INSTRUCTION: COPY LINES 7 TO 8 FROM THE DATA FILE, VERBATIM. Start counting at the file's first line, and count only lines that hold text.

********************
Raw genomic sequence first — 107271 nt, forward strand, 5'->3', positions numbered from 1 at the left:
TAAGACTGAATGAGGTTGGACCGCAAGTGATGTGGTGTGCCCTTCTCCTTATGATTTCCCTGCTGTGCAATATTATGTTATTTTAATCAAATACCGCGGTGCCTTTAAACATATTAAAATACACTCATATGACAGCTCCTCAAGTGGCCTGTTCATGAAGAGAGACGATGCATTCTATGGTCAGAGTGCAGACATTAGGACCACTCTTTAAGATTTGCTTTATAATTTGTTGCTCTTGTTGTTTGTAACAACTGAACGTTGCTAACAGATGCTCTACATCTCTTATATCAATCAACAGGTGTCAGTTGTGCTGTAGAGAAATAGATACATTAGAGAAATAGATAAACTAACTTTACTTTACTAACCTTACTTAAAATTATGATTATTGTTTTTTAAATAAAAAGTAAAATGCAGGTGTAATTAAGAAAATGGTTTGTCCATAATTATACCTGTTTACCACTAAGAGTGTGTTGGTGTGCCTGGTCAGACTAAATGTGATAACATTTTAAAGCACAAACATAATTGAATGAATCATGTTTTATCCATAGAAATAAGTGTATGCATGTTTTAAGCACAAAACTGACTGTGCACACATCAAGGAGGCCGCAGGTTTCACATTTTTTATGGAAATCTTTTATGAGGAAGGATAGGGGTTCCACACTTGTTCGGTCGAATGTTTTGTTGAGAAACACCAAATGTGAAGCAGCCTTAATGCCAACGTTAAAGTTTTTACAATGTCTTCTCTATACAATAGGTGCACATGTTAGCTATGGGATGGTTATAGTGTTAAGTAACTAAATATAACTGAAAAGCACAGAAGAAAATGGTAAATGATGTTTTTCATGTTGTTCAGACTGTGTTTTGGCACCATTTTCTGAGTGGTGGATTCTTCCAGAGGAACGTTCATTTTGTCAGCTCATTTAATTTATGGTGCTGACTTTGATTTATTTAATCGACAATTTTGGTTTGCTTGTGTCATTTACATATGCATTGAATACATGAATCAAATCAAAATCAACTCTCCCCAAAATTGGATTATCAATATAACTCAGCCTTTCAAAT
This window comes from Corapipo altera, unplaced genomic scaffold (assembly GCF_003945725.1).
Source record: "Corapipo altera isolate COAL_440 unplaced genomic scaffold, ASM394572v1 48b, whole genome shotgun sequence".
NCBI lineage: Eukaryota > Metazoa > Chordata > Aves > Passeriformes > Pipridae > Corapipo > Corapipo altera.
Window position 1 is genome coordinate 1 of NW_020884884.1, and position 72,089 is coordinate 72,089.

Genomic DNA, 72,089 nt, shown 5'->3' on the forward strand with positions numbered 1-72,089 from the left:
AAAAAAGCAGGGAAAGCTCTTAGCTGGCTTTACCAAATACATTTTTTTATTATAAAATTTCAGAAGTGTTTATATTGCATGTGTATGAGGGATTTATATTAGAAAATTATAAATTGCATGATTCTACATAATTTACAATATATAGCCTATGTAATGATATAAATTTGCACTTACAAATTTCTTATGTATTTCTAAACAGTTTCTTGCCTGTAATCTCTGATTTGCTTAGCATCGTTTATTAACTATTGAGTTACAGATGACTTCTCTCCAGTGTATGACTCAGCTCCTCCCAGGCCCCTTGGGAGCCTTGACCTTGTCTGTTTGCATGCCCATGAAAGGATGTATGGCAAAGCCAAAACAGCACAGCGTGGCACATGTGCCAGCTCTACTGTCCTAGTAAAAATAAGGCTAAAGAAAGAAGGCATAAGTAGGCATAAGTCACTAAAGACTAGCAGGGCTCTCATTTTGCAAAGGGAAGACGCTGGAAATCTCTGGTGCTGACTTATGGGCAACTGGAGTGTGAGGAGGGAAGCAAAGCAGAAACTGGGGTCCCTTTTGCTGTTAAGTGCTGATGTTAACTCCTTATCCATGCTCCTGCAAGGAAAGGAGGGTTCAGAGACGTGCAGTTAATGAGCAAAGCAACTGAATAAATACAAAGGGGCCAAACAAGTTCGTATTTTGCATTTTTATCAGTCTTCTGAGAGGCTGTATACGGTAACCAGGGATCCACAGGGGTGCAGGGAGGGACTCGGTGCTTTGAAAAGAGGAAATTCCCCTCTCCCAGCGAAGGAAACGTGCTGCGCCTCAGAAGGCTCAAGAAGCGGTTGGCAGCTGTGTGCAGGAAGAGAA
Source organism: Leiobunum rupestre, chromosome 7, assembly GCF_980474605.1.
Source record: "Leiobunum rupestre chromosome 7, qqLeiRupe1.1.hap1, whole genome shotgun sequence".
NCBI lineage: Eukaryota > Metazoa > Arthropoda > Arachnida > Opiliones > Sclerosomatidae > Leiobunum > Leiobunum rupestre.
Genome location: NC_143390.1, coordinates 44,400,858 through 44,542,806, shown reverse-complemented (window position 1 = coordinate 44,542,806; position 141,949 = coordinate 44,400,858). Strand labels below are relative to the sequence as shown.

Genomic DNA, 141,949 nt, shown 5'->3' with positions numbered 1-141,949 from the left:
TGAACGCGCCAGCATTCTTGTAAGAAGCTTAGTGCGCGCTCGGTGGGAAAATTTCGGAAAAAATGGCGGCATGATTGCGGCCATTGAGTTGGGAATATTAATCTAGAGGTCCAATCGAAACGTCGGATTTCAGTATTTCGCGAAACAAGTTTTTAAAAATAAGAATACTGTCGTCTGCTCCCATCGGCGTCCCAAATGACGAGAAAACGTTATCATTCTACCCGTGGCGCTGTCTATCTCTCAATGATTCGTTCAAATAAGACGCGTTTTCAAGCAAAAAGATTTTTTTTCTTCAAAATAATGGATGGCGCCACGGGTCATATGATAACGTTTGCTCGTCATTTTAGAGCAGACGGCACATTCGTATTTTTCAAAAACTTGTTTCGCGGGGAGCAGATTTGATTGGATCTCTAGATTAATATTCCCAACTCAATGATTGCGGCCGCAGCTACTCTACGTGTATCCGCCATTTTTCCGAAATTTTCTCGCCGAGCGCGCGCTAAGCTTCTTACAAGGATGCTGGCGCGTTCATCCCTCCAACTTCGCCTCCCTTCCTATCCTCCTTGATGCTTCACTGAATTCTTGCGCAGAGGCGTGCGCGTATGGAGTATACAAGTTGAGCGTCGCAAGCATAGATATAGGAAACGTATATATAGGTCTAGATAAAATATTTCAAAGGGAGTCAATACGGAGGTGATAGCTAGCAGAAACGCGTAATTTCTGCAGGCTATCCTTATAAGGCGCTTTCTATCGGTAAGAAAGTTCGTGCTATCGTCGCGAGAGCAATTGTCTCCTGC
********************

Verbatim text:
Genomic DNA, 72,089 nt, shown 5'->3' on the forward strand with positions numbered 1-72,089 from the left:
AAAAAAGCAGGGAAAGCTCTTAGCTGGCTTTACCAAATACATTTTTTTATTATAAAATTTCAGAAGTGTTTATATTGCATGTGTATGAGGGATTTATATTAGAAAATTATAAATTGCATGATTCTACATAATTTACAATATATAGCCTATGTAATGATATAAATTTGCACTTACAAATTTCTTATGTATTTCTAAACAGTTTCTTGCCTGTAATCTCTGATTTGCTTAGCATCGTTTATTAACTATTGAGTTACAGATGACTTCTCTCCAGTGTATGACTCAGCTCCTCCCAGGCCCCTTGGGAGCCTTGACCTTGTCTGTTTGCATGCCCATGAAAGGATGTATGGCAAAGCCAAAACAGCACAGCGTGGCACATGTGCCAGCTCTACTGTCCTAGTAAAAATAAGGCTAAAGAAAGAAGGCATAAGTAGGCATAAGTCACTAAAGACTAGCAGGGCTCTCATTTTGCAAAGGGAAGACGCTGGAAATCTCTGGTGCTGACTTATGGGCAACTGGAGTGTGAGGAGGGAAGCAAAGCAGAAACTGGGGTCCCTTTTGCTGTTAAGTGCTGATGTTAACTCCTTATCCATGCTCCTGCAAGGAAAGGAGGGTTCAGAGACGTGCAGTTAATGAGCAAAGCAACTGAATAAATACAAAGGGGCCAAACAAGTTCGTATTTTGCATTTTTATCAGTCTTCTGAGAGGCTGTATACGGTAACCAGGGATCCACAGGGGTGCAGGGAGGGACTCGGTGCTTTGAAAAGAGGAAATTCCCCTCTCCCAGCGAAGGAAACGTGCTGCGCCTCAGAAGGCTCAAGAAGCGGTTGGCAGCTGTGTGCAGGAAGAGAA